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  • Pancreatic cancer begins when abnormal cells within the pancreas grow out of control and form a tumor. The pancreas is a gland in the abdomen that lies behind the stomach and in front of the spine, with two main functions: digestion and blood sugar regulation.

  • More than 95 percent of pancreatic cancers are classified as exocrine tumors. These tumors start in the exocrine cells that make pancreatic enzymes that help in digestion. Within this category, the vast majority of tumors are adenocarcinomas.

  • Pancreatic neuroendocrine tumors (pancreatic NETs or PNETs) account for less than 5 percent of all pancreatic tumors. They may be benign or malignant and tend to grow slower than exocrine tumors.


Pancreatic cancer often doesn’t cause any signs or symptoms in the early stages, which can make it hard to diagnose early. Symptoms can also be vague and may come and go, while the severity can also vary for each person. You may not have any or all of these symptoms.
It’s important to remember that symptoms can be caused by more common things. They can also be caused by conditions such as pancreatitis (inflammation of the pancreas), gallstones, irritable bowel syndrome (IBS) or hepatitis (inflammation of the liver). 

  • Abdominal and mid-back pain
  • Unexplained weight loss
  • Yellow skin or eyes
  • Change in stool
  • New-onset diabetes
  • Digestive problems
  • Loss of appetite
  • Mood Change


    The cause of the majority of pancreatic cancer cases is unknown, but research studies have identified the following risk factors that may increase the likelihood that someone will develop pancreatic cancer.

    • Inherited genetic mutations
    • Family history of pancreatic cancer
    • Family history of other cancers
    • Diabetes
    • Pancreatitis (chronic and hereditary)
    • Smoking
    • Obesity
    • Race (ethnicity)
    • Age
    • Diet


    • Pancreatic cancer has the lowest survival rate among all major cancers.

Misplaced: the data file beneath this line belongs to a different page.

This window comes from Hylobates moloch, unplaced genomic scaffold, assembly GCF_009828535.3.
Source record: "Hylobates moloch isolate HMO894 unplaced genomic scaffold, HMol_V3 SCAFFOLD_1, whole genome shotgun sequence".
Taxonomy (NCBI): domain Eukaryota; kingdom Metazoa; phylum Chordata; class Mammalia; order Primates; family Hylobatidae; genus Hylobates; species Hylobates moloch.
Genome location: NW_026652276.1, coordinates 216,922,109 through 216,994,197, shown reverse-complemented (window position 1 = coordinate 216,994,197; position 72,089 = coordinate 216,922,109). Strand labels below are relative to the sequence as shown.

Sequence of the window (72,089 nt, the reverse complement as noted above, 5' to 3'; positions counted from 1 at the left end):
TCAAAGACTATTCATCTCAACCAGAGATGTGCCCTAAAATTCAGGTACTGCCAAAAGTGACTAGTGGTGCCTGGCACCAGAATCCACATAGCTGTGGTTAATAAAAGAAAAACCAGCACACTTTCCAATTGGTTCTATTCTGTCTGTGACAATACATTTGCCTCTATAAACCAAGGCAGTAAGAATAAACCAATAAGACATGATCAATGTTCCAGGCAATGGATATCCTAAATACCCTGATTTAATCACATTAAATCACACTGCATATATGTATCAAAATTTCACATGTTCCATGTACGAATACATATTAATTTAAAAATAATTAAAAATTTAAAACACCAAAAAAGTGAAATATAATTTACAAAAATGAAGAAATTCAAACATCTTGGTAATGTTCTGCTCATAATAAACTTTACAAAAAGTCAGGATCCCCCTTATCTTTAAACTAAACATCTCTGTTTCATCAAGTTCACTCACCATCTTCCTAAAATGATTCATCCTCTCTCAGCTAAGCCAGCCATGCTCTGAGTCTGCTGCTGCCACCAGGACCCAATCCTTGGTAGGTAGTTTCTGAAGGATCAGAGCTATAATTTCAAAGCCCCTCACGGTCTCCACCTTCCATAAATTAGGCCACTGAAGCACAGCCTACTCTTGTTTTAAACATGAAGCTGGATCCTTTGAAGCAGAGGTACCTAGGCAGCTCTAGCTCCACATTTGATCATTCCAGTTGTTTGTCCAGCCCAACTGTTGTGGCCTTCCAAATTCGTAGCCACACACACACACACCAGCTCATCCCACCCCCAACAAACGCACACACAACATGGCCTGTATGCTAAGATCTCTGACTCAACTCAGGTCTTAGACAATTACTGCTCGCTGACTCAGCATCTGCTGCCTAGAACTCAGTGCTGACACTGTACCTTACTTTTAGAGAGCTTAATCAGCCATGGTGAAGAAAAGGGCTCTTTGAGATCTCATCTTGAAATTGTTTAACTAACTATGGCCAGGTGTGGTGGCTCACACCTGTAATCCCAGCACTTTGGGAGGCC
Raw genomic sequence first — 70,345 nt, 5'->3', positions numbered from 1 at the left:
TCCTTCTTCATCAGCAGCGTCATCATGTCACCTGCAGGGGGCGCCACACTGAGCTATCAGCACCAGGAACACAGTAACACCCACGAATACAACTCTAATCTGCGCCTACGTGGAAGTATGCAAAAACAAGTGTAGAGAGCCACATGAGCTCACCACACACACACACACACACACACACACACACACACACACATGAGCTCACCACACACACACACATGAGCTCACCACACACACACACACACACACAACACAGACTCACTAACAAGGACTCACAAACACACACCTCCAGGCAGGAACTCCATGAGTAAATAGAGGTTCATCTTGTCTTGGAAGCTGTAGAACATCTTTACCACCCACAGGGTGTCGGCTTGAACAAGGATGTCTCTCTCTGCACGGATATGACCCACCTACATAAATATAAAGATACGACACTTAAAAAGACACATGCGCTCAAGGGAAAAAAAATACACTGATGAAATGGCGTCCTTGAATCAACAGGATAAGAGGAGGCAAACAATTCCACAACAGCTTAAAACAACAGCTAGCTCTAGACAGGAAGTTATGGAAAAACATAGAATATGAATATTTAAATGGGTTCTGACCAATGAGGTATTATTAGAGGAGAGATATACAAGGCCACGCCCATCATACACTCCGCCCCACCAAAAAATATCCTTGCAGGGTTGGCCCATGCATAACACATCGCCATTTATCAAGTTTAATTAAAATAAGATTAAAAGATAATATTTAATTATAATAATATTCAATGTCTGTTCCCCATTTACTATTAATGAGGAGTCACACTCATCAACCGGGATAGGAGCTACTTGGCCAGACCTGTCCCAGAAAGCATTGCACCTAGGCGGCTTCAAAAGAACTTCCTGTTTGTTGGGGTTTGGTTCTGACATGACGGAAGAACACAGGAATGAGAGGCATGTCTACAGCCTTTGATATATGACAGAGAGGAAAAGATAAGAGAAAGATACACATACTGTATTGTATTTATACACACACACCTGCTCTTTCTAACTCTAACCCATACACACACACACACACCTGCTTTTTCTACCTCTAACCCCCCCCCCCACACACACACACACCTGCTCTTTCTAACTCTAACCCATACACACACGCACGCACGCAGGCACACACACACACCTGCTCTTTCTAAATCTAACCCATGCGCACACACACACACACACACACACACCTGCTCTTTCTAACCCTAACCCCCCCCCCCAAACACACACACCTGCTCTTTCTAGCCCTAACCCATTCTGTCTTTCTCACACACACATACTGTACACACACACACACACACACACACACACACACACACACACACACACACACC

• In nearly every country, pancreatic cancer is the only major cancer with a single-digit five-year survival rate (2-9 percent). Source

    • Every day, more than 1,257 people worldwide will be diagnosed with pancreatic cancer, and an estimated 1,184 will die from the disease. Source 1

    • It is estimated that in 2025, 557,688 new cases will be diagnosed globally. Source


    Treatment for pancreatic cancer is dependent on how advanced the cancer is and a patient’s overall health. If possible, surgeons will remove the cancer; the most common operation is the Whipple procedure (surgery to remove all or part of the pancreas and other organs). Surgery is usually followed up with chemotherapy.

    For metastatic pancreatic cancer (spread to other parts of the body) treatment may include chemotherapy and occasionally radiotherapy too. A patient may also be offered treatment to relieve symptoms and the opportunity to join a clinical trial. 


    All of the symptoms and risk factors featured on this website can have multiple other causes and the symptoms you are experiencing may well be a sign of something else.

    BUT if you’ve regularly been experiencing one or more of the symptoms mentioned on this website that are persistent, worsening, and not normal for you, do not ignore them, speak to your healthcare provider as soon as you can, and reference pancreatic cancer. If a friend or member of your family is having any of these symptoms, tell them to do the same.

    If pancreatic cancer is found early, it is more treatable so visiting your doctor could save your life!

    You can also find information on pancreatic cancer and support groups in your area, by contacting  coalition members near you.                                                                                                                                                                                            

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